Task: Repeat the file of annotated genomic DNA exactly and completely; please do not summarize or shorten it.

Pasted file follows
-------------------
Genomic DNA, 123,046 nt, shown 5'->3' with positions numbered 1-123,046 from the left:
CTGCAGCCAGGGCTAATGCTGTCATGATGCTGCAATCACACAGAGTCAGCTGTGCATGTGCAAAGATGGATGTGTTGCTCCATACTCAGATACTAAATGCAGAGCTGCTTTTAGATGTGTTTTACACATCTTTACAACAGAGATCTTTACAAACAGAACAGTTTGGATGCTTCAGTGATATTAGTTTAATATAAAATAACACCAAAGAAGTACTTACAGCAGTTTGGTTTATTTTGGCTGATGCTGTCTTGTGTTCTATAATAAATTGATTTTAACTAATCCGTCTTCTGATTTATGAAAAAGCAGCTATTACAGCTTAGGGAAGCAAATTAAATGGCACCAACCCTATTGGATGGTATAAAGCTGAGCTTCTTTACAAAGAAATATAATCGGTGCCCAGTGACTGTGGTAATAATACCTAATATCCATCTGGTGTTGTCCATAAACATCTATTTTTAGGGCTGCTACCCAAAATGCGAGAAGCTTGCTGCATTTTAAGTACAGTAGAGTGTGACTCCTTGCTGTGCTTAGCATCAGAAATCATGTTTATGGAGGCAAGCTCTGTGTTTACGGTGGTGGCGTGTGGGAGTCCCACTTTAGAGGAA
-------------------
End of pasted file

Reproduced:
Genomic DNA, 123,046 nt, shown 5'->3' with positions numbered 1-123,046 from the left:
CTGCAGCCAGGGCTAATGCTGTCATGATGCTGCAATCACACAGAGTCAGCTGTGCATGTGCAAAGATGGATGTGTTGCTCCATACTCAGATACTAAATGCAGAGCTGCTTTTAGATGTGTTTTACACATCTTTACAACAGAGATCTTTACAAACAGAACAGTTTGGATGCTTCAGTGATATTAGTTTAATATAAAATAACACCAAAGAAGTACTTACAGCAGTTTGGTTTATTTTGGCTGATGCTGTCTTGTGTTCTATAATAAATTGATTTTAACTAATCCGTCTTCTGATTTATGAAAAAGCAGCTATTACAGCTTAGGGAAGCAAATTAAATGGCACCAACCCTATTGGATGGTATAAAGCTGAGCTTCTTTACAAAGAAATATAATCGGTGCCCAGTGACTGTGGTAATAATACCTAATATCCATCTGGTGTTGTCCATAAACATCTATTTTTAGGGCTGCTACCCAAAATGCGAGAAGCTTGCTGCATTTTAAGTACAGTAGAGTGTGACTCCTTGCTGTGCTTAGCATCAGAAATCATGTTTATGGAGGCAAGCTCTGTGTTTACGGTGGTGGCGTGTGGGAGTCCCACTTTAGAGGAA